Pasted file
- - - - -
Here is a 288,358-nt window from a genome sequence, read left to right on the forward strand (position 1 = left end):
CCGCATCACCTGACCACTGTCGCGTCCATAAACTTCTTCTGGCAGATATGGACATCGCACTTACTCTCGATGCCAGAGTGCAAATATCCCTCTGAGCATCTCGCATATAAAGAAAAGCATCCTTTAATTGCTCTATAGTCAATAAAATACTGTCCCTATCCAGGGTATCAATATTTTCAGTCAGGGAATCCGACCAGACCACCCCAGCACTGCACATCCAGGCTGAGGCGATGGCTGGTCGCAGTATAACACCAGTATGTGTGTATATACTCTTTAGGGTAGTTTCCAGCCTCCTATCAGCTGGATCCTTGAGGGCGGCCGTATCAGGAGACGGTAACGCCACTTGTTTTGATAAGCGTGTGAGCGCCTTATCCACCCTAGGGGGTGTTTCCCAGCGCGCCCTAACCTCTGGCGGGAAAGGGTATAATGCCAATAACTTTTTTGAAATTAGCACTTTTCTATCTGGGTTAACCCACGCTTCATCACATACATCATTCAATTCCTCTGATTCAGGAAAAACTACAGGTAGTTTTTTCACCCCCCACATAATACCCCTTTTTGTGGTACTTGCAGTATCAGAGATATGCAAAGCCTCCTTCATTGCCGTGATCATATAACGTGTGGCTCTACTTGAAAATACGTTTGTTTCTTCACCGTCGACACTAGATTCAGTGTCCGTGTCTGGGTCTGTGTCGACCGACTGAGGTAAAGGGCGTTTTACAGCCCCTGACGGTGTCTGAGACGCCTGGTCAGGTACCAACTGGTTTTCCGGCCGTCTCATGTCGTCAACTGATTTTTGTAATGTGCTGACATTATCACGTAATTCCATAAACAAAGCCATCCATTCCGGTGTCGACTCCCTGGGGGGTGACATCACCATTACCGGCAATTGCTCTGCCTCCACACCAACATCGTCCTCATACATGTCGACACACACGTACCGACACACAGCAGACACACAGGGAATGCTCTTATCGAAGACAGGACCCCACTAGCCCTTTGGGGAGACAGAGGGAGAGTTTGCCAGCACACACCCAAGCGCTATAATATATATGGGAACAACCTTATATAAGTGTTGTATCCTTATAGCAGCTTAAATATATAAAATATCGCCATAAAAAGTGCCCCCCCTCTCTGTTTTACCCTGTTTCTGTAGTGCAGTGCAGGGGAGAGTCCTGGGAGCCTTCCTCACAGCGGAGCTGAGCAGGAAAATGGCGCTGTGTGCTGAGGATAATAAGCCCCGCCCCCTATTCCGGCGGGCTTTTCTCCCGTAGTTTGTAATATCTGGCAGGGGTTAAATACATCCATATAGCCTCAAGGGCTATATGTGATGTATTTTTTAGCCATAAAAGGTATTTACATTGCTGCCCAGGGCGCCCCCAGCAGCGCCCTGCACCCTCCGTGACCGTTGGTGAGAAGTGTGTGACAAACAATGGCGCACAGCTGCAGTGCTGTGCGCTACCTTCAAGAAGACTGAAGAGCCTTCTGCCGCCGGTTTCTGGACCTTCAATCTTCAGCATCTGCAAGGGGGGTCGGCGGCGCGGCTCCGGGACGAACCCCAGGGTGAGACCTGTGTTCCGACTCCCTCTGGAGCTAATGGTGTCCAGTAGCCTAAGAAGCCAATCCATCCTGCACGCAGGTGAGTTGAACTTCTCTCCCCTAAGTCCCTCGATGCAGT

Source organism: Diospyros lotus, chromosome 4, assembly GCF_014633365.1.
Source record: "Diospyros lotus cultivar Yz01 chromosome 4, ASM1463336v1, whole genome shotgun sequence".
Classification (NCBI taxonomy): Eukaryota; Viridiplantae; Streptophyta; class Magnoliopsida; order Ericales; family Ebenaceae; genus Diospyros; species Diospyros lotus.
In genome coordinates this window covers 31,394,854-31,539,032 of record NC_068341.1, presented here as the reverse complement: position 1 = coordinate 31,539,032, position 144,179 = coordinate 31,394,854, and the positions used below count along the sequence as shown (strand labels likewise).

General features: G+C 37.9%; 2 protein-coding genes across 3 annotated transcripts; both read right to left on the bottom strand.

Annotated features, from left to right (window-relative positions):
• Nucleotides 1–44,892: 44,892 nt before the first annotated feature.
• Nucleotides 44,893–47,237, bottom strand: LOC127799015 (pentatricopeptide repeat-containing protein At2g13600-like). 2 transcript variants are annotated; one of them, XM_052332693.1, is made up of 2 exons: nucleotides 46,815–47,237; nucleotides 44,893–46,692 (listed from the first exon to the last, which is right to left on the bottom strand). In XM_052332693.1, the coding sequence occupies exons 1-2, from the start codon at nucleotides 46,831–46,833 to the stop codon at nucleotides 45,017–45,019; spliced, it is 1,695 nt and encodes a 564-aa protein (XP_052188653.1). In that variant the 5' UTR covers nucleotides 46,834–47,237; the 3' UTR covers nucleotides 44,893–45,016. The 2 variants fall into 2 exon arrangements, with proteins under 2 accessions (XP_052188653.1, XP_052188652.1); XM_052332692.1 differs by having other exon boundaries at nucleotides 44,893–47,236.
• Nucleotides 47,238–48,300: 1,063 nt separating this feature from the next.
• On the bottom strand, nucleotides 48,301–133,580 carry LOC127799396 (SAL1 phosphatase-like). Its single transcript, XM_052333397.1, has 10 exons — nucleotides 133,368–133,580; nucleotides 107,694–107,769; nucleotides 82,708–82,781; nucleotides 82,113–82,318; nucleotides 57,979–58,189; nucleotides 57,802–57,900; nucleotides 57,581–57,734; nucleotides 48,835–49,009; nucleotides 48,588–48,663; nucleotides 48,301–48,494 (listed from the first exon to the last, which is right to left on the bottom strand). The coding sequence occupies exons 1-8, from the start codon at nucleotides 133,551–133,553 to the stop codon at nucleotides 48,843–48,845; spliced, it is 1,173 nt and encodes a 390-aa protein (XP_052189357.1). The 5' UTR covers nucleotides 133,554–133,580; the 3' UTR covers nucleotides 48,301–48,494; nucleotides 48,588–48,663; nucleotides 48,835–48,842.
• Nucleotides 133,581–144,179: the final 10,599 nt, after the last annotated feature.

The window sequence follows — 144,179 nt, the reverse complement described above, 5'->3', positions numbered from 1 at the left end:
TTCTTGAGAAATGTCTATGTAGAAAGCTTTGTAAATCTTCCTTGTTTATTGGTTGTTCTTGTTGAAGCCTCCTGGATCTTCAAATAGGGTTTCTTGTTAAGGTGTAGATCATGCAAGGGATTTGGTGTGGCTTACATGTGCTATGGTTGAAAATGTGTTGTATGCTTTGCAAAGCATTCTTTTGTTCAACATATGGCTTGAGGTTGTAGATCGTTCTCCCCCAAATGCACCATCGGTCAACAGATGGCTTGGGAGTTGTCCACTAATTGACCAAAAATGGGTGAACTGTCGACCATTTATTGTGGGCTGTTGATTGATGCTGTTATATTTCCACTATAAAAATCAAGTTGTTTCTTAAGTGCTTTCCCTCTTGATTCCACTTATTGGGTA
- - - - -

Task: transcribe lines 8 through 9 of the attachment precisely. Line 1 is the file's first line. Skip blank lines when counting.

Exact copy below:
Annotated features, from left to right (window-relative positions):
• Nucleotides 1–44,892: 44,892 nt before the first annotated feature.